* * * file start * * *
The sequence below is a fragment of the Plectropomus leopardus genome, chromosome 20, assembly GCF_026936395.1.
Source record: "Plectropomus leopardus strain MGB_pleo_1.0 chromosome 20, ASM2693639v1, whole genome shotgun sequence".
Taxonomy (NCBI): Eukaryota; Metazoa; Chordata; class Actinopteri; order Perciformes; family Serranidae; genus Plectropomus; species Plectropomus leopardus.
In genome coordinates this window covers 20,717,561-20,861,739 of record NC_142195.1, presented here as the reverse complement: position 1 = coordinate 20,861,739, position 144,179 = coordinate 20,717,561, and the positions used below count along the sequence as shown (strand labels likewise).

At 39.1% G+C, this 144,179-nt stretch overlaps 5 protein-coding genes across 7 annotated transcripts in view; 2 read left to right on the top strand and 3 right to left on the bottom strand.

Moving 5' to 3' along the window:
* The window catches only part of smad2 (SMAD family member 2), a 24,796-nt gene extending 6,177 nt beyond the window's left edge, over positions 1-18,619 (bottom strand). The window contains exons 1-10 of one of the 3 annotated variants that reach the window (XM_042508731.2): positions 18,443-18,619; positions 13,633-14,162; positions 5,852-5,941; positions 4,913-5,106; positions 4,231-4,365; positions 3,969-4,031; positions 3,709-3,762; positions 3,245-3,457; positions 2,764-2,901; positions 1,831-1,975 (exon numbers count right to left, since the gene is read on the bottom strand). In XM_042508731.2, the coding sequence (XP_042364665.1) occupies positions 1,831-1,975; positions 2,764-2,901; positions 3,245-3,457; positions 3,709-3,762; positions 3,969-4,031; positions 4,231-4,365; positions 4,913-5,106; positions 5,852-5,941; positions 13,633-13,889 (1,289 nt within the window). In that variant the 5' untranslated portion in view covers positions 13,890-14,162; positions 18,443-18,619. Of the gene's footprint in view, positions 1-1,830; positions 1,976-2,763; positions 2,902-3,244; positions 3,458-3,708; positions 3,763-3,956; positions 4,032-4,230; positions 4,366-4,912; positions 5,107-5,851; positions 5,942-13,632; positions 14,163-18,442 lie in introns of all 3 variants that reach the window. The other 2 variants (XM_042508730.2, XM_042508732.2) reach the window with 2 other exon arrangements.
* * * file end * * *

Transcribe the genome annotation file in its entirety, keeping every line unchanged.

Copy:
The sequence below is a fragment of the Plectropomus leopardus genome, chromosome 20, assembly GCF_026936395.1.
Source record: "Plectropomus leopardus strain MGB_pleo_1.0 chromosome 20, ASM2693639v1, whole genome shotgun sequence".
Taxonomy (NCBI): Eukaryota; Metazoa; Chordata; class Actinopteri; order Perciformes; family Serranidae; genus Plectropomus; species Plectropomus leopardus.
In genome coordinates this window covers 20,717,561-20,861,739 of record NC_142195.1, presented here as the reverse complement: position 1 = coordinate 20,861,739, position 144,179 = coordinate 20,717,561, and the positions used below count along the sequence as shown (strand labels likewise).

At 39.1% G+C, this 144,179-nt stretch overlaps 5 protein-coding genes across 7 annotated transcripts in view; 2 read left to right on the top strand and 3 right to left on the bottom strand.

Moving 5' to 3' along the window:
* The window catches only part of smad2 (SMAD family member 2), a 24,796-nt gene extending 6,177 nt beyond the window's left edge, over positions 1-18,619 (bottom strand). The window contains exons 1-10 of one of the 3 annotated variants that reach the window (XM_042508731.2): positions 18,443-18,619; positions 13,633-14,162; positions 5,852-5,941; positions 4,913-5,106; positions 4,231-4,365; positions 3,969-4,031; positions 3,709-3,762; positions 3,245-3,457; positions 2,764-2,901; positions 1,831-1,975 (exon numbers count right to left, since the gene is read on the bottom strand). In XM_042508731.2, the coding sequence (XP_042364665.1) occupies positions 1,831-1,975; positions 2,764-2,901; positions 3,245-3,457; positions 3,709-3,762; positions 3,969-4,031; positions 4,231-4,365; positions 4,913-5,106; positions 5,852-5,941; positions 13,633-13,889 (1,289 nt within the window). In that variant the 5' untranslated portion in view covers positions 13,890-14,162; positions 18,443-18,619. Of the gene's footprint in view, positions 1-1,830; positions 1,976-2,763; positions 2,902-3,244; positions 3,458-3,708; positions 3,763-3,956; positions 4,032-4,230; positions 4,366-4,912; positions 5,107-5,851; positions 5,942-13,632; positions 14,163-18,442 lie in introns of all 3 variants that reach the window. The other 2 variants (XM_042508730.2, XM_042508732.2) reach the window with 2 other exon arrangements.